Photo: House Speaker U Shwe Mann speaks with European Commission Vice-President Catherine Ashton in Myanmar’s parliament (EEAS\flickr).
A 75-strong delegation from Human Rights Watch, wrapped up a week-long visit to Burma on Thursday, the organisation’s first official foray to the country.
The delegates included the organisation’s board of directors, senior staff, noted philanthropists and human rights experts. The delegation met with high-level government and military officials, including President Thein Sein, as well as prominent civil society actors in Rangoon and Naypyidaw.
“We saw this as such an important moment in the reform process, and we’re all aware of the enormous changes that have taken place over the last two-and-a-half years,” said Kenneth Roth, executive director of Human Rights Watch, speaking at the Traders Hotel in Rangoon on Thursday morning.
Roth praised the Burmese president for his willingness to engage with Human Rights Watch openly, claiming he “responded with real dialogue”.
“It was clear, his commitment to reform,” Roth said. “But frankly… it was clear that the government was divided. It was clear that there are some who are committed to a reform process, others who would like to slow it down.”
He highlighted the need for comprehensive legislative reform. “Because legislative reform has not been completed, people continue to be able to be arrested and charged on political grounds. As we discussed with the president, it’s almost inevitable that these ongoing political charges will be a problem, because when repressive legislation stays in place, it signals to officials around the country that these laws should be enforced.
“Despite the president’s stated desire to release all political prisoners, new political prisoners take their place,” he said.
He urged the government to drop restrictions on the provision of humanitarian assistance and open restricted areas up to the media and human rights monitors.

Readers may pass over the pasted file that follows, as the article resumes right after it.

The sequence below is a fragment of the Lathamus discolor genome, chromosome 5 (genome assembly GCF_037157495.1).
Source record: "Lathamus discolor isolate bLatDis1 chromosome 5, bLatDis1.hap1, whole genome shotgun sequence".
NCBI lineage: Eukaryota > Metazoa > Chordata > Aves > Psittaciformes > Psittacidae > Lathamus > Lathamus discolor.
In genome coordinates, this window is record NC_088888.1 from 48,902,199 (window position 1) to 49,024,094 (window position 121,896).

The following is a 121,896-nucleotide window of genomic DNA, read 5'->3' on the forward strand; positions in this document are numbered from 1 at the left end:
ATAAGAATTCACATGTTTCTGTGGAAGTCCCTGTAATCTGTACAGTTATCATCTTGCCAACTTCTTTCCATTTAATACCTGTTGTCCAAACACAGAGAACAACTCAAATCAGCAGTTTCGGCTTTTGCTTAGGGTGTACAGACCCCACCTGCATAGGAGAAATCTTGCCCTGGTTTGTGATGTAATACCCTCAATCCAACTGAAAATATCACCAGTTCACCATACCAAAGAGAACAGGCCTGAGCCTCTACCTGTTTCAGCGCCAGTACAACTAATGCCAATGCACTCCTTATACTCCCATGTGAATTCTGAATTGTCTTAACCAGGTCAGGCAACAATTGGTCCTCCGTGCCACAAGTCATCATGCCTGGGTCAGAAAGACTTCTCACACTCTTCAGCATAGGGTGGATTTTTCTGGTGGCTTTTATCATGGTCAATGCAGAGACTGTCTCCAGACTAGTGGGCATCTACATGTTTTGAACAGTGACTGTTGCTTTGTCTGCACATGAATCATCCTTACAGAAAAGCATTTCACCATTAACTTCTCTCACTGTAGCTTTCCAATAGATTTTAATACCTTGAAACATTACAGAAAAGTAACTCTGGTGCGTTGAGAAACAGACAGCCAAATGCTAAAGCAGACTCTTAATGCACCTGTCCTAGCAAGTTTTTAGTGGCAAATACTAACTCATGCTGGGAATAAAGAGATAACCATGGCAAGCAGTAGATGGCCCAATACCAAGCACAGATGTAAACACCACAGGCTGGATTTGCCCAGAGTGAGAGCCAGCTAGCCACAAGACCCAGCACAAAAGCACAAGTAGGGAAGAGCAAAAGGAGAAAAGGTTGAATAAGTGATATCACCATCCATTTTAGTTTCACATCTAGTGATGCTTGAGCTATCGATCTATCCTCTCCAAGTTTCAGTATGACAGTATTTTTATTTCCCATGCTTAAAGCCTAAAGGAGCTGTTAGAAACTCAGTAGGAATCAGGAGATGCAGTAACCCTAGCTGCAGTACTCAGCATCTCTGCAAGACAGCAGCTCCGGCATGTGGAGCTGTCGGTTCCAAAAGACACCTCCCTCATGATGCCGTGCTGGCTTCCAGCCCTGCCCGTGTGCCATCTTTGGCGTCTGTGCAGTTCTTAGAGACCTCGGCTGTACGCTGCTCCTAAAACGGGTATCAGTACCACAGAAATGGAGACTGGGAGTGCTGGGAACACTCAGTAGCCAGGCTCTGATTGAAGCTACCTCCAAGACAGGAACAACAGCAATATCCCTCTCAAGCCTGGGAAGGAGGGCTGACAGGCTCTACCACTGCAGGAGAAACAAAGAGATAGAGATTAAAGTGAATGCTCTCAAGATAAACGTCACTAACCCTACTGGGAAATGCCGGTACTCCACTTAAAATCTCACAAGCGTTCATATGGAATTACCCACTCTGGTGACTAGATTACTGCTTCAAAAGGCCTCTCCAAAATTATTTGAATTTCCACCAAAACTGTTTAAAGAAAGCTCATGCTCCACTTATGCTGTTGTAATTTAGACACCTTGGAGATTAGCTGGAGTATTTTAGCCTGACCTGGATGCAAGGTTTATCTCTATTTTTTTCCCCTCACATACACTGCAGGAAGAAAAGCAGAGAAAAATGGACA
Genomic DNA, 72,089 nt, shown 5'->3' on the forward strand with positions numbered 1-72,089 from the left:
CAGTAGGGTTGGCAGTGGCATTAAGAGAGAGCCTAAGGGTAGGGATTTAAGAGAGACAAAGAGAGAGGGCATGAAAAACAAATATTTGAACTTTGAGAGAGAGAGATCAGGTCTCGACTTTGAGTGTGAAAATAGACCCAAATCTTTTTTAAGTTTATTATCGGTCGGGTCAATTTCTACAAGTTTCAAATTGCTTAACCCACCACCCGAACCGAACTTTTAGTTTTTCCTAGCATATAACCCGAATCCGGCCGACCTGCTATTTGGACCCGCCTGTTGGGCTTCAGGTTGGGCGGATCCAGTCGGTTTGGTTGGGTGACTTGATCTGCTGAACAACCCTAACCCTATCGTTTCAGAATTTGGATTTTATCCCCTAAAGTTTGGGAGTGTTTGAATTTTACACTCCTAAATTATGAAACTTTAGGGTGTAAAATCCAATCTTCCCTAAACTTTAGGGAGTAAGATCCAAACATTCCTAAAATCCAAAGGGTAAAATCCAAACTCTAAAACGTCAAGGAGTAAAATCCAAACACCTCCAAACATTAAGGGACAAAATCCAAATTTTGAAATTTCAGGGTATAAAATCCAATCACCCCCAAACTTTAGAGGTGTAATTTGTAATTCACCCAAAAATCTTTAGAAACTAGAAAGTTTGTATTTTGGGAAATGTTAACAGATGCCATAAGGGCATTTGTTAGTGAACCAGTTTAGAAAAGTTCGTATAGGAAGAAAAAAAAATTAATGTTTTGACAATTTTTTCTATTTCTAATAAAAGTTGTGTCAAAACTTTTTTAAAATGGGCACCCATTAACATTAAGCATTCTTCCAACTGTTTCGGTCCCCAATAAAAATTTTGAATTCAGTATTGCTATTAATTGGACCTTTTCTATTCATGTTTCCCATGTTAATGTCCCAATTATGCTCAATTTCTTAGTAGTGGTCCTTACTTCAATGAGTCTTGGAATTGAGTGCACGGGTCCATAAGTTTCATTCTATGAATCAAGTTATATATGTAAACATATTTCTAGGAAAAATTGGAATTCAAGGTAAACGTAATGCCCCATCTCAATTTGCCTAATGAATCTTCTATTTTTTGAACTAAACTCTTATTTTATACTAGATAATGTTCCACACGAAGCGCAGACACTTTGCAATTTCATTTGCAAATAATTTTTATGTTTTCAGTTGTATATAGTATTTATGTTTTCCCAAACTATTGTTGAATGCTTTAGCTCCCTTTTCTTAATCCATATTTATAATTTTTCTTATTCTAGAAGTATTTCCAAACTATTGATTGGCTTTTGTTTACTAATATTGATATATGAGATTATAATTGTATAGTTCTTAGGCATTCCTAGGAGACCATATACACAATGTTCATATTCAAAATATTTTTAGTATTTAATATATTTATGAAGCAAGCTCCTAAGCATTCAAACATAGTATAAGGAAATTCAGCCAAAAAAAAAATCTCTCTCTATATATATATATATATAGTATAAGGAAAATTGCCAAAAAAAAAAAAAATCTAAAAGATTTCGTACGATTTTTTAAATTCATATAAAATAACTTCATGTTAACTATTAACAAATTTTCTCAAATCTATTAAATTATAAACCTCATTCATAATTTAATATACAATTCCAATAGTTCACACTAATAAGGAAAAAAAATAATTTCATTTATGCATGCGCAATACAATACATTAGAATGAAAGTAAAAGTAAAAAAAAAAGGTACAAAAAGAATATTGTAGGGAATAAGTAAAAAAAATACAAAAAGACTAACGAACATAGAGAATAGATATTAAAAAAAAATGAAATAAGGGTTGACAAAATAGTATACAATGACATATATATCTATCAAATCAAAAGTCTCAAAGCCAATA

“Officials sometimes complain that there were rumours and misinformation emanating from these areas,” said Roth. “We stress that the best antidote to that is to open them up to scrutiny. Let the truth prevail. If the government insists there’s nothing to hide, why are they restricting access?”
The head of the US-based watchdog also noted the problem of Burmese security forces standing by or actively taking part in communal violence.
“The more difficult issue is the political recognition of, and ultimately citizenship recognition of, the Rohingya people. And here, the message was much more mixed. The President himself did refer to them as Rohingya in his comments with us, which was not always the case among other officials.
“We stressed the importance of amending the citizenship law, which is inherently discriminatory because it lists various ethnic groups which merit Myanmar citizenship and excludes the Rohingya.”
On Thursday, three regional members of Human Rights Watch – David Mathieson, Brad Adams and Phil Robertson – met with President Thein Sein at the presidential palace in Naypyidaw.
According to state-run The New Light of Myanmar, Thein Sein expressed his government’s willingness to cooperate with the organisation, and noted that Burma has “established closer relationships with the United Nations, as well as the Human Rights Commission and the Human Rights Council since the formation of the new government [in 2011].”